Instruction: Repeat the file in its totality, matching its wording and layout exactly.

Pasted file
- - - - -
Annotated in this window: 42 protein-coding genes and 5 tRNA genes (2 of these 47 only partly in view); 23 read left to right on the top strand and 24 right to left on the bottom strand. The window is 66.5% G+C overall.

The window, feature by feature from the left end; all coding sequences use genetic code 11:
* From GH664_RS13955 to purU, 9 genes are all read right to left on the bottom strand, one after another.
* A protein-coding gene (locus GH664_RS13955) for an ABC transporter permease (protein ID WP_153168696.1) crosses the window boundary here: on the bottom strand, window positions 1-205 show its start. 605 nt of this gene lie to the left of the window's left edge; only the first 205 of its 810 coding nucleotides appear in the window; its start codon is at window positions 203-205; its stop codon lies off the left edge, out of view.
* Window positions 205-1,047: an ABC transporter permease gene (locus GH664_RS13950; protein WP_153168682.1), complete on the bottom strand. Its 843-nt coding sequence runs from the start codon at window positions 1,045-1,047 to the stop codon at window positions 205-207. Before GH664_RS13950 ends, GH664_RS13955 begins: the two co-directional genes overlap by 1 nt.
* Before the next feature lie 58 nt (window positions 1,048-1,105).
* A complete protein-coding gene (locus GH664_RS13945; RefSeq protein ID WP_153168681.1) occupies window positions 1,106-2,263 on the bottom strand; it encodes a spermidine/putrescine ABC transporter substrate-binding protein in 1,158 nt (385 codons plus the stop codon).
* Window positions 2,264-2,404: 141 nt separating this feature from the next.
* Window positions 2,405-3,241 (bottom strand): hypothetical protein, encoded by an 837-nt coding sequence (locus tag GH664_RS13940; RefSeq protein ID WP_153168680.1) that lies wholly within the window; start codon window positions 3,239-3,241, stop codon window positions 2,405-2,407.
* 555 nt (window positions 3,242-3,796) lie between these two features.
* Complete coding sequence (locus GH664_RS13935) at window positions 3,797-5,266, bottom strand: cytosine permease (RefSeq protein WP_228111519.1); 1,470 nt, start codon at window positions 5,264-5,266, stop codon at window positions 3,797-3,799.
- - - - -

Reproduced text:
Annotated in this window: 42 protein-coding genes and 5 tRNA genes (2 of these 47 only partly in view); 23 read left to right on the top strand and 24 right to left on the bottom strand. The window is 66.5% G+C overall.

The window, feature by feature from the left end; all coding sequences use genetic code 11:
* From GH664_RS13955 to purU, 9 genes are all read right to left on the bottom strand, one after another.
* A protein-coding gene (locus GH664_RS13955) for an ABC transporter permease (protein ID WP_153168696.1) crosses the window boundary here: on the bottom strand, window positions 1-205 show its start. 605 nt of this gene lie to the left of the window's left edge; only the first 205 of its 810 coding nucleotides appear in the window; its start codon is at window positions 203-205; its stop codon lies off the left edge, out of view.
* Window positions 205-1,047: an ABC transporter permease gene (locus GH664_RS13950; protein WP_153168682.1), complete on the bottom strand. Its 843-nt coding sequence runs from the start codon at window positions 1,045-1,047 to the stop codon at window positions 205-207. Before GH664_RS13950 ends, GH664_RS13955 begins: the two co-directional genes overlap by 1 nt.
* Before the next feature lie 58 nt (window positions 1,048-1,105).
* A complete protein-coding gene (locus GH664_RS13945; RefSeq protein ID WP_153168681.1) occupies window positions 1,106-2,263 on the bottom strand; it encodes a spermidine/putrescine ABC transporter substrate-binding protein in 1,158 nt (385 codons plus the stop codon).
* Window positions 2,264-2,404: 141 nt separating this feature from the next.
* Window positions 2,405-3,241 (bottom strand): hypothetical protein, encoded by an 837-nt coding sequence (locus tag GH664_RS13940; RefSeq protein ID WP_153168680.1) that lies wholly within the window; start codon window positions 3,239-3,241, stop codon window positions 2,405-2,407.
* 555 nt (window positions 3,242-3,796) lie between these two features.
* Complete coding sequence (locus GH664_RS13935) at window positions 3,797-5,266, bottom strand: cytosine permease (RefSeq protein WP_228111519.1); 1,470 nt, start codon at window positions 5,264-5,266, stop codon at window positions 3,797-3,799.